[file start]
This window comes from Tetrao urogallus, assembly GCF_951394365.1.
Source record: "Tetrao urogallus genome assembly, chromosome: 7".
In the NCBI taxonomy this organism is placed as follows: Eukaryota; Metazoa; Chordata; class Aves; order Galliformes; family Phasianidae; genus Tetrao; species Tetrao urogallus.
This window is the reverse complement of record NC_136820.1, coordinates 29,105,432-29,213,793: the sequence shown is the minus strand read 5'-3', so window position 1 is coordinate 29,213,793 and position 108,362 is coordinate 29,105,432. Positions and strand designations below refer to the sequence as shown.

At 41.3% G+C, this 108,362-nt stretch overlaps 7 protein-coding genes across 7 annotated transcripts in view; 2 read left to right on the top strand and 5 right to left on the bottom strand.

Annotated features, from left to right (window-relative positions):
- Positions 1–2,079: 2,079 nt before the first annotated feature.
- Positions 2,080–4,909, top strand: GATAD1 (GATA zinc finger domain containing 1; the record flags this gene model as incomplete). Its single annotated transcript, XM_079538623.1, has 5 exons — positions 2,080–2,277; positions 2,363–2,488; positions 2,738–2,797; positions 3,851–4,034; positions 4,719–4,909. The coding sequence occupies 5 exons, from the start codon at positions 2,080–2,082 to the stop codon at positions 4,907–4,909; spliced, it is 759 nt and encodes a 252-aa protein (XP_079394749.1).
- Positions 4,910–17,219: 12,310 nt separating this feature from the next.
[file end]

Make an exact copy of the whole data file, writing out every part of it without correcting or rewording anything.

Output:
This window comes from Tetrao urogallus, assembly GCF_951394365.1.
Source record: "Tetrao urogallus genome assembly, chromosome: 7".
In the NCBI taxonomy this organism is placed as follows: Eukaryota; Metazoa; Chordata; class Aves; order Galliformes; family Phasianidae; genus Tetrao; species Tetrao urogallus.
This window is the reverse complement of record NC_136820.1, coordinates 29,105,432-29,213,793: the sequence shown is the minus strand read 5'-3', so window position 1 is coordinate 29,213,793 and position 108,362 is coordinate 29,105,432. Positions and strand designations below refer to the sequence as shown.

At 41.3% G+C, this 108,362-nt stretch overlaps 7 protein-coding genes across 7 annotated transcripts in view; 2 read left to right on the top strand and 5 right to left on the bottom strand.

Annotated features, from left to right (window-relative positions):
- Positions 1–2,079: 2,079 nt before the first annotated feature.
- Positions 2,080–4,909, top strand: GATAD1 (GATA zinc finger domain containing 1; the record flags this gene model as incomplete). Its single annotated transcript, XM_079538623.1, has 5 exons — positions 2,080–2,277; positions 2,363–2,488; positions 2,738–2,797; positions 3,851–4,034; positions 4,719–4,909. The coding sequence occupies 5 exons, from the start codon at positions 2,080–2,082 to the stop codon at positions 4,907–4,909; spliced, it is 759 nt and encodes a 252-aa protein (XP_079394749.1).
- Positions 4,910–17,219: 12,310 nt separating this feature from the next.